The message is intentional—and effective. “Chicago’s public schools have lost more than 52,000 students in the past 10 years,” according to a report titled “The Bleeding of Chicago ,” by CityLab. “That’s because school closures sometimes prompt parents to leave the city altogether.” (Thanks to Richard Prince’s Journal-isms for bringing this information to a larger audience.)
In less than two decades, Chicago lost 250,000 Black residents, one quarter of its total Black population. That’s more than the Black populations of New Orleans and Atlanta , and equal to the Black population of Manhattan, New York City. And, it’s happening all over the country, because Black removal from the cities is the national policy of both corporate parties.
The grand plan is to dilute the Black presence, to reverse the demography of the Seventies by forcing Blacks out of the central cities and into suburbs and small towns, leaving the cities to affluent whites and rendering Black people incapable of ever again launching a national movement headquartered in the urban centers.
“Chicago lost 250,000 Black residents, one quarter of its total Black population.”
Black politics is in an existential crisis. This state of affairs has come about, not because Black people failed to vote or to exercise political agency, but because they followed the lead of a grasping and self-centered Black misleadership class that is hopelessly entangled with the Democratic Party and its Wall Street and Silicon Valley funders—the same forces that seek to neutralize the Black political presence in the U.S. Barack Obama gave the game away in his address to the Democratic National Convention, in 2004: “There is no Black America…there is only the United States of America.” But most Black people failed to understand his meaning.
However, the folks that formed the Black Is Back Coalition, in 2009, had heard Obama, loud and clear. There is little time left to preserve Black majorities in Baltimore, Birmingham, Detroit, Cleveland, Savannah and Newark (it’s has already been lost in Washington, DC, and will soon slip away in Atlanta), or to maintain strong pluralities in Philadelphia, Cincinnati, and Norfolk.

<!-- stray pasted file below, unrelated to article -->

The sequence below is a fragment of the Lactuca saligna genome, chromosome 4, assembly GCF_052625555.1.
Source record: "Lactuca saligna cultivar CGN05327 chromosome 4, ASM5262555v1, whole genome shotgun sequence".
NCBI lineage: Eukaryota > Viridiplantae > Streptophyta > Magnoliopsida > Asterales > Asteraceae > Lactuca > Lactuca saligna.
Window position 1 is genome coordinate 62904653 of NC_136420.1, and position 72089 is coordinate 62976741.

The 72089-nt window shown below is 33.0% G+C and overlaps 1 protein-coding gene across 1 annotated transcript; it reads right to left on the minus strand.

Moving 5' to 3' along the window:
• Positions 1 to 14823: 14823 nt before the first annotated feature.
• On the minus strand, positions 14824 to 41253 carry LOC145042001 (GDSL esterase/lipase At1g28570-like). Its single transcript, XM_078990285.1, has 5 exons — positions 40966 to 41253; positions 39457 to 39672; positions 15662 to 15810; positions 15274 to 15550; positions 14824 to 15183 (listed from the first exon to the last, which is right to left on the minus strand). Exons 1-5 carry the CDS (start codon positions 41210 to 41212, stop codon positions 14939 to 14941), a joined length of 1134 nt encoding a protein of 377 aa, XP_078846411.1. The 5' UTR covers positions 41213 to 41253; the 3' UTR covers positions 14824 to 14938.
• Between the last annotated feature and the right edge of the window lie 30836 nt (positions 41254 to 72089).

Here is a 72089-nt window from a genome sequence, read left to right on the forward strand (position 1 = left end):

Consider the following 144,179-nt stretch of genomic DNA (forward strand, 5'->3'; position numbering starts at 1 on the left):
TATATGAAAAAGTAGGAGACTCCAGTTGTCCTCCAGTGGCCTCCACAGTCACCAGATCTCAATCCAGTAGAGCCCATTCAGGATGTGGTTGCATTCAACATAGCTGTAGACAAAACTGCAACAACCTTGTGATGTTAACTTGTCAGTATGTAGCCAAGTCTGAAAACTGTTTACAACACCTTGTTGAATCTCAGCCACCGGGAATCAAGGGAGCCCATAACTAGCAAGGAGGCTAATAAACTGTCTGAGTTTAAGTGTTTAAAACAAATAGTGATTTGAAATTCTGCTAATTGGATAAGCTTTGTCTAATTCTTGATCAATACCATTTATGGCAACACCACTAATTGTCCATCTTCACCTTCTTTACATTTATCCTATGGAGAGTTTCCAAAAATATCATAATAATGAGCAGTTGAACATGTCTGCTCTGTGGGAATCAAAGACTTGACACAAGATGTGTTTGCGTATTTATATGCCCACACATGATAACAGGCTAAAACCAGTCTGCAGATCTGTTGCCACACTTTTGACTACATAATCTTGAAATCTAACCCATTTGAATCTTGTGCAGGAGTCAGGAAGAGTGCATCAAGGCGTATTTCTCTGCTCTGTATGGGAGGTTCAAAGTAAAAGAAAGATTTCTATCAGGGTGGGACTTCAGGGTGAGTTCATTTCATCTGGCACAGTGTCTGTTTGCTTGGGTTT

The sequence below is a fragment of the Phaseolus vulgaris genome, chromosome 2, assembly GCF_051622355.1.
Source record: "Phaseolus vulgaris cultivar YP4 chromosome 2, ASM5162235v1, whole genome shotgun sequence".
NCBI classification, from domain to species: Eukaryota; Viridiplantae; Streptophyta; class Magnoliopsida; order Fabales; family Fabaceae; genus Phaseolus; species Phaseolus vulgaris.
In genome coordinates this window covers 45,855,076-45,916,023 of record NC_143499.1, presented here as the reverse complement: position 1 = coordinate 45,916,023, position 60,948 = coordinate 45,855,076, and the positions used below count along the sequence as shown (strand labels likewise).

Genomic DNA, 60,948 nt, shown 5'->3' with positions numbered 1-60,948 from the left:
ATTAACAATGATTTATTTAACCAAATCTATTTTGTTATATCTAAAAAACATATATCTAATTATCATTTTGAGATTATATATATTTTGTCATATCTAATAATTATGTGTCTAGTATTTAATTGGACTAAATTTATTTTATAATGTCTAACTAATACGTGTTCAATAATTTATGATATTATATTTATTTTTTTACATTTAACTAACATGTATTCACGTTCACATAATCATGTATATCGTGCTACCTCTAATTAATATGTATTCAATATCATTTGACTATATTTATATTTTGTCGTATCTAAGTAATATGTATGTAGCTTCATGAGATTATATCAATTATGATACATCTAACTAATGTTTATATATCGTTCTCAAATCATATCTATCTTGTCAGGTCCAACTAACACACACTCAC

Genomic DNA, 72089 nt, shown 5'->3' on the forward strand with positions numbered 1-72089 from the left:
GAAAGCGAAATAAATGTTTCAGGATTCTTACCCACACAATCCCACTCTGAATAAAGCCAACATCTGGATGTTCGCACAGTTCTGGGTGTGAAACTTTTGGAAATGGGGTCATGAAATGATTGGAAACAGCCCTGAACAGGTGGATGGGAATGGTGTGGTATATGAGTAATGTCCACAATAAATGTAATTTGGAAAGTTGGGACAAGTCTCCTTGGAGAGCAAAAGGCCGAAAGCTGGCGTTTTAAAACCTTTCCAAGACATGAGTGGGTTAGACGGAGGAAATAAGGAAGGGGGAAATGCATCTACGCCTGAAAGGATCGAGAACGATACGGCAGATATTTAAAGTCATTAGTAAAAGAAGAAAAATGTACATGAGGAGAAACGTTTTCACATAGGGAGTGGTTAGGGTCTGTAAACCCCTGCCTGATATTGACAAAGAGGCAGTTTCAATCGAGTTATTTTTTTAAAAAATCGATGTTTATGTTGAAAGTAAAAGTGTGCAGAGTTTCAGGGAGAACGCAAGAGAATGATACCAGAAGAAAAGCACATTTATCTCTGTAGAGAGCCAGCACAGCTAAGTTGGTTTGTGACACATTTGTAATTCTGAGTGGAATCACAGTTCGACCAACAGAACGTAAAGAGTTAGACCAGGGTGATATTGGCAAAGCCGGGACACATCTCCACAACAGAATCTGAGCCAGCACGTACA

Black people can only maintain a powerful and secure presence in the cities through a vibrant, independent, self-determinationist politics. Otherwise, Black dispersal will proceed along its bloody, maddening course, and at a quickening pace.
That’s why the Black is Back Coalition is holding an Electoral School, April 7 to 9 , in St. Louis, Missouri (which lost its slim Black majority in this century). The Coalition is guided by a 19-point National Black Political Agenda for Self-Determination, a document that addresses virtually every issue confronting Black people. Below are four points that are particularly relevant to the push-out of Blacks from the cities:
Black Community Control of the Police. We demand the immediate withdrawal of all domestic military occupation forces from Black communities. This democratic demand assumes the ability of Black people to mobilize for our own security and to redefine the role of the police so that it no longer functions as an agency imposed on us from the outside.
Roll Back and End Mass Black Incarceration. The U.S. mass Black incarceration regime is designed to contain, terrorize and criminalize an entire people, with the result that one out of eight prison inmates on the planet is a Black person in the U.S. As a minimal demand, every U.S. incarcerating authority must take immediate steps to roll back the national prison and jail population to 1972 levels, resulting in the release of 4 out of 5 current inmates in a process overseen by representatives of the imprisoned peoples’ communities––primarily people of color. As a maximum demand, all Africans must be immediately released from U.S. prisons and jails and our community given the democratic right to determine their fate.
Halt Gentrification through the empowerment, stabilization and restoration of traditional Black neighborhoods. Black people have the right to develop, plan and preserve our own communities. No project shall be considered “development” that does not serve the interests of the impacted population, nor should any people-displacing or otherwise disruptive project be allowed to proceed without the permission of that population. Peoples that have been displaced from our communities by public or private development schemes have the Right to Return to our communities, from New Orleans to Harlem.